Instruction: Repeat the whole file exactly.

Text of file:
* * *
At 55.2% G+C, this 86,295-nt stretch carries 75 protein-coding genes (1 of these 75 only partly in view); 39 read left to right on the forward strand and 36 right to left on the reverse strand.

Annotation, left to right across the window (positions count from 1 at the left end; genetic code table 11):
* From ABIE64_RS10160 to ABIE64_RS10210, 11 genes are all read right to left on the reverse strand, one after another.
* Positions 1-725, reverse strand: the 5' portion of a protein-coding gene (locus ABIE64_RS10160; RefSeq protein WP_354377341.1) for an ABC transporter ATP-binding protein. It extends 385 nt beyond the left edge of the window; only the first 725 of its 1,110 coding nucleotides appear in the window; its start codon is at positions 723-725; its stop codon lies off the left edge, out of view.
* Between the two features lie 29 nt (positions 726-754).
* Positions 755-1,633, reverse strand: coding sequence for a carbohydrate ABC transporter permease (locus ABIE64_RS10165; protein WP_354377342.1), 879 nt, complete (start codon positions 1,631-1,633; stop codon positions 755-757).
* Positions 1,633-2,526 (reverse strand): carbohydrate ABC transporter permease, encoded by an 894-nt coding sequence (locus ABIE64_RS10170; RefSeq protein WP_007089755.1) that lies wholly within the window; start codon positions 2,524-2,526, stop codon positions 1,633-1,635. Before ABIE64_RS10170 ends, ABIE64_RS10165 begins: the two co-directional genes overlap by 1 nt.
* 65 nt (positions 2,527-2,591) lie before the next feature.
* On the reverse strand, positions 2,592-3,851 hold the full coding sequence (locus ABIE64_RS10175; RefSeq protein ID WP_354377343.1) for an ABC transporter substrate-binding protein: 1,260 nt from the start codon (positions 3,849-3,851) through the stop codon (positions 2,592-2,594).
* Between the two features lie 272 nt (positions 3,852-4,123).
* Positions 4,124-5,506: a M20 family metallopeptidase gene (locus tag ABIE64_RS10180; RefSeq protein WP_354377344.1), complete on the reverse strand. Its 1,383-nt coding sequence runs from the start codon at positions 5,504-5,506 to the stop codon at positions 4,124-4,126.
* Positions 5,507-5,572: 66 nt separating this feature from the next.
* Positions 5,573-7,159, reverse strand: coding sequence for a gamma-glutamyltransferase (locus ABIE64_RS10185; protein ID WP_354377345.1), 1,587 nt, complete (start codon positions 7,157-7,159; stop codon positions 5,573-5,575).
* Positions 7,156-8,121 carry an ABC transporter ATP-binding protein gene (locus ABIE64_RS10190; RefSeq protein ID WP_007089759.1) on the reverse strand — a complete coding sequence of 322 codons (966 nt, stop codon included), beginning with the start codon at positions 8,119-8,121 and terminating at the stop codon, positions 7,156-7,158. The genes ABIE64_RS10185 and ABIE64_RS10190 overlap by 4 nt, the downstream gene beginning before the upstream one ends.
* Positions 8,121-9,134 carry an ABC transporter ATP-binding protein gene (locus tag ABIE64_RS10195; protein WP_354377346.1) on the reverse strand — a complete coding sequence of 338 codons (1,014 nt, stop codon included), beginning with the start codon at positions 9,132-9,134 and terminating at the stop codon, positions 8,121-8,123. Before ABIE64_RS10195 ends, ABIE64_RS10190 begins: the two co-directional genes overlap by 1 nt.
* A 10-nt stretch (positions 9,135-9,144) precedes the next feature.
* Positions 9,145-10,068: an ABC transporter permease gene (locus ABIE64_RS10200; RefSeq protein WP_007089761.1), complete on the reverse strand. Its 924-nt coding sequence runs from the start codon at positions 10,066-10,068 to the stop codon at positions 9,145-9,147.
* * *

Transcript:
At 55.2% G+C, this 86,295-nt stretch carries 75 protein-coding genes (1 of these 75 only partly in view); 39 read left to right on the forward strand and 36 right to left on the reverse strand.

Annotation, left to right across the window (positions count from 1 at the left end; genetic code table 11):
* From ABIE64_RS10160 to ABIE64_RS10210, 11 genes are all read right to left on the reverse strand, one after another.
* Positions 1-725, reverse strand: the 5' portion of a protein-coding gene (locus ABIE64_RS10160; RefSeq protein WP_354377341.1) for an ABC transporter ATP-binding protein. It extends 385 nt beyond the left edge of the window; only the first 725 of its 1,110 coding nucleotides appear in the window; its start codon is at positions 723-725; its stop codon lies off the left edge, out of view.
* Between the two features lie 29 nt (positions 726-754).
* Positions 755-1,633, reverse strand: coding sequence for a carbohydrate ABC transporter permease (locus ABIE64_RS10165; protein WP_354377342.1), 879 nt, complete (start codon positions 1,631-1,633; stop codon positions 755-757).
* Positions 1,633-2,526 (reverse strand): carbohydrate ABC transporter permease, encoded by an 894-nt coding sequence (locus ABIE64_RS10170; RefSeq protein WP_007089755.1) that lies wholly within the window; start codon positions 2,524-2,526, stop codon positions 1,633-1,635. Before ABIE64_RS10170 ends, ABIE64_RS10165 begins: the two co-directional genes overlap by 1 nt.
* 65 nt (positions 2,527-2,591) lie before the next feature.
* On the reverse strand, positions 2,592-3,851 hold the full coding sequence (locus ABIE64_RS10175; RefSeq protein ID WP_354377343.1) for an ABC transporter substrate-binding protein: 1,260 nt from the start codon (positions 3,849-3,851) through the stop codon (positions 2,592-2,594).
* Between the two features lie 272 nt (positions 3,852-4,123).
* Positions 4,124-5,506: a M20 family metallopeptidase gene (locus tag ABIE64_RS10180; RefSeq protein WP_354377344.1), complete on the reverse strand. Its 1,383-nt coding sequence runs from the start codon at positions 5,504-5,506 to the stop codon at positions 4,124-4,126.
* Positions 5,507-5,572: 66 nt separating this feature from the next.
* Positions 5,573-7,159, reverse strand: coding sequence for a gamma-glutamyltransferase (locus ABIE64_RS10185; protein ID WP_354377345.1), 1,587 nt, complete (start codon positions 7,157-7,159; stop codon positions 5,573-5,575).
* Positions 7,156-8,121 carry an ABC transporter ATP-binding protein gene (locus ABIE64_RS10190; RefSeq protein ID WP_007089759.1) on the reverse strand — a complete coding sequence of 322 codons (966 nt, stop codon included), beginning with the start codon at positions 8,119-8,121 and terminating at the stop codon, positions 7,156-7,158. The genes ABIE64_RS10185 and ABIE64_RS10190 overlap by 4 nt, the downstream gene beginning before the upstream one ends.
* Positions 8,121-9,134 carry an ABC transporter ATP-binding protein gene (locus tag ABIE64_RS10195; protein WP_354377346.1) on the reverse strand — a complete coding sequence of 338 codons (1,014 nt, stop codon included), beginning with the start codon at positions 9,132-9,134 and terminating at the stop codon, positions 8,121-8,123. Before ABIE64_RS10195 ends, ABIE64_RS10190 begins: the two co-directional genes overlap by 1 nt.
* A 10-nt stretch (positions 9,135-9,144) precedes the next feature.
* Positions 9,145-10,068: an ABC transporter permease gene (locus ABIE64_RS10200; RefSeq protein WP_007089761.1), complete on the reverse strand. Its 924-nt coding sequence runs from the start codon at positions 10,066-10,068 to the stop codon at positions 9,145-9,147.